Wednesday, 28 January 2009

In God's own country - 2

[Read http://lifeasiknowit-nik.blogspot.com/2009/01/in-gods-own-country-1.html first before this]



From the top of the light house, one fourth of the 360 degree view was occupied by the blue sea... The Arabian sea. We could see some little ships at a distance, and also a barrage that was constructed to make fishing simpler. The rest of the view around the light house was primarily filled with an endless sea of coconut trees. Not a single patch was free of the tall tree. Every inch seemed to be covered by them. It also answered my question - why were there no coconut vendors in that place. Every house had atleast five trees in their backyard. After taking some customary snaps, we decided to walk down. Walking down was a lot easier. Then we walked into the barrage area. The gate was locked, and there was a small prohibition board there. But Oh what the heck was our attitude, as it was a small town, and we went through the gate. We walked around a lot there. The sun blazing in the noon sky, imposing upon us his radiance, and it was one time I was not welcoming it. I felt it was sapping every ounce of energy from me. After walking for some time, we sat around and chatted for some time. Then five friends went ahead for a long walk, while my other friend and I waited around... Then finally we decided to wet our legs in the barrage water. We found clams all over the place. An endless count you can say - on every rock. We decided to pick them up and fling them into the sea horizontally to see them bounce on the water - *plop plop* they go... and finally my friends came back. We went home, four again (the car seats only those many) and guess what? The old man incharge of blocking (or allowing) people into the barrage is back. And he was a grouch.



Now the main problems we faced in Kerala were two - Language and Food. Only one of seven of us knew Malayalam. And one knew Tamil but could follow Malayalam. Rest of us knew other languages. I knew English, Kannada, Konkani, Hindi and Marathi. But the five languages seemed to be useless in that land of Malayalam. My friend told him we were new to that town. He said can't you read? This is prohibited. We said we couldn't read Malayalam. He showed us an English board. Finally we apologised. There was no reason for that area to be prohibited though. Nevertheless he asked us to get lost. We said we had three more people left. They were quite a distance away, and going back to call them would be difficult. So we decided to call up. And our mobile networks decide to freeze at that opportune moment.



So, four of us leave for the grandmother's residence with the other three oblivious of the fate awaiting them. Turns out they came there, and found the gate sealed with a large chain. The old man appears magically and offers a large repertoire of swear words in Malayalam. My friend not shaken, responds in Kannada. Now we had two people talking to each other without the other understanding a word of the the other. Finally a Rs. 50 note exchanged hands, and the old man opened the gate without even a whimper. I slept, and my friend's uncle who is a doctor asked me to take crocin. I had developed a fever by then. My friends were mostly worried as we were supposed to go a hike on the last day. And they felt I would not be able to do much because I couldn't walk much without panting... That night my friends went to the beach, and had their share of fun, I missed that part, as I was blissfully dozing off my worries in bed with crocin doing its share of work.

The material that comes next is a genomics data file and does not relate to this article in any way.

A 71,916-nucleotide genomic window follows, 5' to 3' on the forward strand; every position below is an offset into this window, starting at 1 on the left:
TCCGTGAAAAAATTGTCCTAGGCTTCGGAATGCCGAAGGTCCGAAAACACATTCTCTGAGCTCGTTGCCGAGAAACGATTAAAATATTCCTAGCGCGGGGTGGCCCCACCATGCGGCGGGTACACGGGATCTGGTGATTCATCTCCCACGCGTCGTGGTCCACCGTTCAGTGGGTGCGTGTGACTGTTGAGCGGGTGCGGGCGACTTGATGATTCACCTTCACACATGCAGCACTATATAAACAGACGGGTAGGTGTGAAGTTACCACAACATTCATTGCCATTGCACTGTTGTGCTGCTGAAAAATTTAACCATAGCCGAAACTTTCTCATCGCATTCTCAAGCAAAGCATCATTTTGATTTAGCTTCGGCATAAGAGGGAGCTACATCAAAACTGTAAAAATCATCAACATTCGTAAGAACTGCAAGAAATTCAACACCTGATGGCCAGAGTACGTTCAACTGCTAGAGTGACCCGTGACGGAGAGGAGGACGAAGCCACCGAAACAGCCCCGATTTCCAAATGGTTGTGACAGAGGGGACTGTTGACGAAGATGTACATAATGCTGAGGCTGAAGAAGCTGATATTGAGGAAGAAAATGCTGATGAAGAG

The next day, we hired a Qualis, and went to different places towards the South of India. We had almost reached Kanyakumari, away from it by merely 35 kms. We went to the Padmanabhapuram Wooden palace. A truly beautiful place, the palace shows several relics and artifacts, with wonderful stories about the kings from Travancore and their grand past. There were chairs and urns gifted by the Chinese traders, some wall greeting cards also given by the same group, paintings etc. given by the Europeans etc. The palace is huge, and fully wooden. There are several women periodically who give a small explanation about the place in Malayalam, Tamil or English - the language of your choice. I had tender coconut water before and after the visit to the palace keeping my water and salt contents normal, as I was not eating anything in Kerala. There was also a museum there which was really good. It had a collection of erapons, coins, paintings, statues etc.

1 comment:

Kavya said...

haha, quite an experience with the grouch. too bad you had to miss the beach. and i love the way you have compiled each and every part of your trip on the blog :D